How long is your leash?


As wrong as it seems to compare our children to dogs, I see so many parallels. Children need to be trained just as much as dogs do. And we can compare the freedom we give our children to the leash we use with dogs. Yes, I mean leash in the figurative sense. The thought of putting my child 0n a leash brings up so many images, including a hilarious episode of Modern Family. But think of the leash as a measure of your child’s freedoms.

When my kids are being uncharacteristically disobedient, I tell them and my husband that they are going to be on a short leash. This is my short way of saying that I will:

  • Limit their choices
  • Make most of their decisions for them
  • Require that they hold my hand everywhere we go
  • Call their names and require a “yes, mommy” and eye contact at every turn
  • Require that they ask permission for almost everything
  • Give no leniency when they act up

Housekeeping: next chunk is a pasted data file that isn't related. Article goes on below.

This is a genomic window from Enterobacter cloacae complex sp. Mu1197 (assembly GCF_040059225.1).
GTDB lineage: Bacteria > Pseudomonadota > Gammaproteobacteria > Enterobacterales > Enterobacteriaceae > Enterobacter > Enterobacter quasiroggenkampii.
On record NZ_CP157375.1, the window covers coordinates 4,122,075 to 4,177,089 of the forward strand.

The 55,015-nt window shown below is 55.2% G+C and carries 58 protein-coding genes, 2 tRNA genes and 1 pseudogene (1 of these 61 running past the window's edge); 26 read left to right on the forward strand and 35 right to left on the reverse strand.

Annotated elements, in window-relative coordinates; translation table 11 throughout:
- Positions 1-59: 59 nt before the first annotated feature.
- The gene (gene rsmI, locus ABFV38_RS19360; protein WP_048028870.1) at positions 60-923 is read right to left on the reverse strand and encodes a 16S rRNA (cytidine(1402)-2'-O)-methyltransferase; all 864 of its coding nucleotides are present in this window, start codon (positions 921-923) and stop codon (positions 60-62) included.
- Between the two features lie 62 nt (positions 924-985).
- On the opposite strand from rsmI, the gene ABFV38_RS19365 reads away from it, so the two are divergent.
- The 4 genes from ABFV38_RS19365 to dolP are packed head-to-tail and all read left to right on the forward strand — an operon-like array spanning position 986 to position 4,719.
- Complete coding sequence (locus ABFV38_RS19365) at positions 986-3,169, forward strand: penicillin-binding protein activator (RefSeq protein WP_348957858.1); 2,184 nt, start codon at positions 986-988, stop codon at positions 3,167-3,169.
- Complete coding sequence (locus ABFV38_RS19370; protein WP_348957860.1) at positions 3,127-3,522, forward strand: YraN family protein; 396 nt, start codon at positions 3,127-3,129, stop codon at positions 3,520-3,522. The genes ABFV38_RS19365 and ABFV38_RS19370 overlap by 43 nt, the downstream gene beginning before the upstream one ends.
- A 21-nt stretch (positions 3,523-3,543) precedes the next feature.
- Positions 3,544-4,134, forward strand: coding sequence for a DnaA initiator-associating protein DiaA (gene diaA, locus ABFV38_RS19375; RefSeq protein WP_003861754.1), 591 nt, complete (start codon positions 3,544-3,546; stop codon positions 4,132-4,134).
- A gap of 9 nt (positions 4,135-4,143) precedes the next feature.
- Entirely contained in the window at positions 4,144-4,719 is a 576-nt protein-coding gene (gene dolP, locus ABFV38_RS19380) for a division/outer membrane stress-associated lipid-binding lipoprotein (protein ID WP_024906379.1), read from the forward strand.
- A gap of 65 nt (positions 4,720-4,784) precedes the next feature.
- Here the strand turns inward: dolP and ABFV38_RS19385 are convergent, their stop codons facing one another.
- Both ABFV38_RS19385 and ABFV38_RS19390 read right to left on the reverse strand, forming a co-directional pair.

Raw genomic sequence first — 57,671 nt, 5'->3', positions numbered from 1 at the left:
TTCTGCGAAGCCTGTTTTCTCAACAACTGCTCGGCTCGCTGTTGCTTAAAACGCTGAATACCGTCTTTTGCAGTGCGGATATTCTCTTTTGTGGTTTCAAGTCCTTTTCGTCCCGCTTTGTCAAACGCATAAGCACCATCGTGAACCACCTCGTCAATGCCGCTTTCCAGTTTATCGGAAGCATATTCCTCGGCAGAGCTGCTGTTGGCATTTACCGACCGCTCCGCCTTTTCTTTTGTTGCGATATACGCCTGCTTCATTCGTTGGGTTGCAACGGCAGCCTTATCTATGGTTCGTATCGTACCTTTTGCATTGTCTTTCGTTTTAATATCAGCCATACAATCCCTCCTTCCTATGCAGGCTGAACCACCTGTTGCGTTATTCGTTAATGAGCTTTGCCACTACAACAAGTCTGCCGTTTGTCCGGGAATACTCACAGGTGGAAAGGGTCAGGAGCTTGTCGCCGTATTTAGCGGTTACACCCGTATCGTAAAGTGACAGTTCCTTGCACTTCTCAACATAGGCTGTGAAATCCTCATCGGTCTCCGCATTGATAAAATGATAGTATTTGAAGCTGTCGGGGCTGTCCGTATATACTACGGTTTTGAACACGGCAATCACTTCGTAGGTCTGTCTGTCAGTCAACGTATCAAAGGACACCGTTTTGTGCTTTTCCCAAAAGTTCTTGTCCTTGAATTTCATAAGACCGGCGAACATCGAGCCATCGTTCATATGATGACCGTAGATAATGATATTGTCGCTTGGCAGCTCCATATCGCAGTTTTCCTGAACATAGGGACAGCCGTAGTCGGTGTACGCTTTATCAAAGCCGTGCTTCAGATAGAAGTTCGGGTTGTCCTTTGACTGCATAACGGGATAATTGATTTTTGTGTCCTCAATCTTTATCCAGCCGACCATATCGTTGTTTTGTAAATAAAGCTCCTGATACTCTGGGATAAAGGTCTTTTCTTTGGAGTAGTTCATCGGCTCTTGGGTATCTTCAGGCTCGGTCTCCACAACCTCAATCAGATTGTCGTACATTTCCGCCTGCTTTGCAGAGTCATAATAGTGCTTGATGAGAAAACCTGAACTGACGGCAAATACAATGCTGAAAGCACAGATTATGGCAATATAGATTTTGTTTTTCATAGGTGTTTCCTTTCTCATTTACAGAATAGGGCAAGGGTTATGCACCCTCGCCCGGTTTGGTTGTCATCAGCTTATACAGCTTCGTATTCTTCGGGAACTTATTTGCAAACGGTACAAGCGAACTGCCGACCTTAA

They don’t need to be on a short leash for long. It works very well in reigning in their behavior. They quickly go back to the obedient kids they are. As with most everything in parenting, they will be as obedient as I expect them to be. If I actively train (or retrain) them, they will be obedient. If I slack off, they will too.

In addition to keeping our children on a short leash, we also need to recognize when to lengthen their leash. When our kids are characteristically obedient, they have earned the freedom to be on a long leash. They are kids, so they can’t be free of the leash completely, but the leash can be long. If we give the freedom and flexibility to explore their world–with the trust that they will treat it well–we can give them that freedom.


  1. Comparing you children to that of training of dogs. Not too far off for an Ezzo believer.

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